Franchisee Disputes:  It also is essential to conduct a review of all concluded and pending lawsuits, arbitration proceedings, and mediation proceedings with franchisees, as well as all threatened claims by current or former franchisees and pending government inquiries.  These claims affect the financial condition of the company, and in some situations, such claims could significantly affect future sales of new franchises.  Examples of such claims include:

  • Claims involving rebates or marketing and advertising allowances received from suppliers;
  • Claims concerning approval or disapproval of suppliers nominated by franchisees;
  • Claims relating to the company’s disapproval of proposed sites;
  • Claims relating to territorial disputes;
  • Claims concerning markups or distribution fees on required products sold to franchisees;
  • Claims relating to sales practices;
  • Claims involving renewals/terminations;
  • Claims involving enforcement of post-termination covenants.

System Operations and Marketing:  A review of the system operations should be conducted to determine if the operations are in line with the standard documents, if they are in line with the post-closing business model, and to gauge the satisfaction of the franchisees.  Marketing materials should be reviewed to determine compliance with relevant laws, and other materials for review should include:

  • Operating Manuals and Training Manuals.  How robust are these materials?  Are there any unusual inclusions or omissions?
  • Franchise Advisory Council Minutes/Franchisee Association Notes.  Is there any widespread tension or any major developing issues between the company and its franchisee community?  Do the organizational documents suggest a structure that will impact the buyer’s future plans for the franchise system (e.g., approval rights on advertising expenditures)?
  • Marketing Information.  What information is included in internal reports and reports given to franchisees regarding the collection and expenditure of marketing and advertising contributions?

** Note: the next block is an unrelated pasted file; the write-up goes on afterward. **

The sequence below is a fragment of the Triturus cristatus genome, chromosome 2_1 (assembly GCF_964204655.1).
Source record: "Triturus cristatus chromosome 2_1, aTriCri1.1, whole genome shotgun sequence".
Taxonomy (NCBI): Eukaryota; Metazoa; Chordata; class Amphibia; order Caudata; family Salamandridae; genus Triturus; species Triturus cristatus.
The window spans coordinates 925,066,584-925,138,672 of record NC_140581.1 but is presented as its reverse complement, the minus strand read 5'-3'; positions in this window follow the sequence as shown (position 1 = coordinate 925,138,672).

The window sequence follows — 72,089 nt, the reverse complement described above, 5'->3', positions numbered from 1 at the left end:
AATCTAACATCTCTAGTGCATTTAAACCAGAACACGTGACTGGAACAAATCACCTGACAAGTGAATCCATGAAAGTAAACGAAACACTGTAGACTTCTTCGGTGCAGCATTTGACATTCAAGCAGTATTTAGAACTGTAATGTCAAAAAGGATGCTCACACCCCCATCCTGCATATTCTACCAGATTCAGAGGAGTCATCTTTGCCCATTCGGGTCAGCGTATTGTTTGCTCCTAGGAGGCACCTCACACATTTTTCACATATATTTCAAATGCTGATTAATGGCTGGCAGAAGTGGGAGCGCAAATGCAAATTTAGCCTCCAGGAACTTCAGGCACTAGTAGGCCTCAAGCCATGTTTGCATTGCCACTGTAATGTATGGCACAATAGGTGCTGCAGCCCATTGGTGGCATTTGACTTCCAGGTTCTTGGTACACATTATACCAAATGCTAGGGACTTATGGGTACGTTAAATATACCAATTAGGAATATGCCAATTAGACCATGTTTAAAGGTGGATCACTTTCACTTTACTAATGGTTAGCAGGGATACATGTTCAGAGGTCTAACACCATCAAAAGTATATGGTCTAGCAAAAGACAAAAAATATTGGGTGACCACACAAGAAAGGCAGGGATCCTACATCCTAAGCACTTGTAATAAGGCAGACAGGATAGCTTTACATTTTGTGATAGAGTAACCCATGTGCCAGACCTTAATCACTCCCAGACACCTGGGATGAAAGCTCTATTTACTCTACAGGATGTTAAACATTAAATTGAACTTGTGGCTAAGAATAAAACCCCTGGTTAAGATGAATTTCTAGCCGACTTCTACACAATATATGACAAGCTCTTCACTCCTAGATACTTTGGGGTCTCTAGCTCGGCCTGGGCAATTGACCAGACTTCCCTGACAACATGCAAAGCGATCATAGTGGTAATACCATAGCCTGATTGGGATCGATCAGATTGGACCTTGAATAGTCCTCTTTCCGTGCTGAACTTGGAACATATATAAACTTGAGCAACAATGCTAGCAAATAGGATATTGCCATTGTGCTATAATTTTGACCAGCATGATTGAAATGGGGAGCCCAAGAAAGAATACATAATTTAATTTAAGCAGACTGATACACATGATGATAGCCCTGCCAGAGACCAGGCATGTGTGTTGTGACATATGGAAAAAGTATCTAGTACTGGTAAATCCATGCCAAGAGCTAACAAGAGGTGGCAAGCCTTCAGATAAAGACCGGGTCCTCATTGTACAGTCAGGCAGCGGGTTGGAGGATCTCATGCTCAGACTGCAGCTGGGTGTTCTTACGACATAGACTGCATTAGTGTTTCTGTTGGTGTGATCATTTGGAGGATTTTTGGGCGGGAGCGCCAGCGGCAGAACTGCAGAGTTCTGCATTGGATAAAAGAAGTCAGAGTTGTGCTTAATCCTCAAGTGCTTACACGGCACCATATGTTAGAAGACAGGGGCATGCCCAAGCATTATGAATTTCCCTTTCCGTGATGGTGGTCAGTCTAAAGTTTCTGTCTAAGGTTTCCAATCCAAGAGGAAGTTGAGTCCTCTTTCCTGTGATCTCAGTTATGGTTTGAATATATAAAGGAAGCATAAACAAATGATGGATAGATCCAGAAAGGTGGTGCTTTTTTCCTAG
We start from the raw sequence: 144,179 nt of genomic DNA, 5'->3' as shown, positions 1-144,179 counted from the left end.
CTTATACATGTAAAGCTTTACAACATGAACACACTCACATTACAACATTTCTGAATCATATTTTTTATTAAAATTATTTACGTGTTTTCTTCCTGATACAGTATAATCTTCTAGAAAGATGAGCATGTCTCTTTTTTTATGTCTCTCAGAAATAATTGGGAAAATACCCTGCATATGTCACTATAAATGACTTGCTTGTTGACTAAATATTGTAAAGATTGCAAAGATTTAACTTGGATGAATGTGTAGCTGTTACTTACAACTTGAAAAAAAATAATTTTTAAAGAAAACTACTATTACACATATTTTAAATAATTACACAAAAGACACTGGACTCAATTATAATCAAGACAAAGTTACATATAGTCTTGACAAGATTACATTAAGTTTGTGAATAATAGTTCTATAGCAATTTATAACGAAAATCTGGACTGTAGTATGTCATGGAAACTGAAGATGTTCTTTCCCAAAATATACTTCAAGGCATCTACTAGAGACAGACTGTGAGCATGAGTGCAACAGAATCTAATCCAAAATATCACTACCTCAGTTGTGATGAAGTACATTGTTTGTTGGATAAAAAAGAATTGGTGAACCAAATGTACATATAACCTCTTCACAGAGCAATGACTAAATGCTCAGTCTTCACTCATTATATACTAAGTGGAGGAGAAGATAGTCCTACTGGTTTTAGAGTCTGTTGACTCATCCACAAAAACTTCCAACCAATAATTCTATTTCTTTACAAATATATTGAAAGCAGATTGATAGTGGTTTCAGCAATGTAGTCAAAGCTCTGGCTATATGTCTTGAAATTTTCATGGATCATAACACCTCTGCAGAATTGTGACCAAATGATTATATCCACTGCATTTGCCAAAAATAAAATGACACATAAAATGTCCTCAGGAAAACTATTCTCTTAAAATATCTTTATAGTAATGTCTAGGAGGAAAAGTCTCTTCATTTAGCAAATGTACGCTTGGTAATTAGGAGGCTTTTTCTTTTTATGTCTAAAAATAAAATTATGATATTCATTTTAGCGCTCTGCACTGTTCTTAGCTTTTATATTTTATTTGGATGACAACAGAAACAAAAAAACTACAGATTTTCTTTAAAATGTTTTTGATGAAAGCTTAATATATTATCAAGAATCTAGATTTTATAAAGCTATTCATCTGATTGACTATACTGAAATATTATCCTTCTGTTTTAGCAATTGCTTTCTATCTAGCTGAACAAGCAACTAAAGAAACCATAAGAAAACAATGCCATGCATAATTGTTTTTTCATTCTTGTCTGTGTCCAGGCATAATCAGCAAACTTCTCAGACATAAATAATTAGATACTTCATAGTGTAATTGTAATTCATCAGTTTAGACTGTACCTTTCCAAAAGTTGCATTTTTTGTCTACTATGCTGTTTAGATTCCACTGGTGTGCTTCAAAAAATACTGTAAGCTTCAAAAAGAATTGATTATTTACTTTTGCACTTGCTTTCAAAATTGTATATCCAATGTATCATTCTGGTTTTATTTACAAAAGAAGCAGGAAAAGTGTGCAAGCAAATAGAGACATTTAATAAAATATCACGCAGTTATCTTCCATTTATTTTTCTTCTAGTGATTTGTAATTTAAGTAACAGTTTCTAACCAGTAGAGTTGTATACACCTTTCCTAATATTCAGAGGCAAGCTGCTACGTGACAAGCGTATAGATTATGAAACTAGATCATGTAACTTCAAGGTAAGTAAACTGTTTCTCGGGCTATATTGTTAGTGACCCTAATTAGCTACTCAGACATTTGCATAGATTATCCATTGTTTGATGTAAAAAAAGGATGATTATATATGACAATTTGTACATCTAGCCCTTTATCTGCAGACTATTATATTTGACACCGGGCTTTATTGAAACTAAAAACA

• Franchisor Sponsored Intranet for Franchisees.  What documents are available to franchisees?  What are franchisees saying?
  • Procedures to Monitor Operations Compliance.  Are there effective procedures in place to regularly monitor operations compliance of franchisees?

Other areas: Due diligence review also will include an evaluation of other company files and practices, including:

  • International.  If the company is expanding internationally, a review of the international files should be conducted.  In particular, has the company complied with local franchise, registration, or disclosure laws?  Does the company have policies in place to detect and deter violations of domestic anti-corruption laws, such as the Foreign Corrupt Practices Act (FCPA)?  What due diligence does the franchisor conduct with respect to foreign franchise prospects?
  • Sales Activity.  A review of the sales activity may help determine the health of the system. What is the volume of pending sales?  Resales? Reacquisitions?
  • Trademarks and Intellectual Property.  Intellectual property is critical to a franchise system.  The registration status and ownership of all intellectual property should be reviewed, as well as disputes or actions involving trademarks and other intellectual property.

Summary

The acquisition of a company is no small undertaking, and in the franchise context, it is important for potential buyers to be mindful of the myriad considerations unique to a franchised business that will affect the ultimate value—and potential for future success—of the acquisition.  Experienced counsel can help assess the target’s level of regulatory compliance, determine the status of existing agreements, flag issues to help value the transaction, identify the potential risks and liabilities that need to be addressed, and assist in purchase agreement drafting and negotiation and post-transaction issues.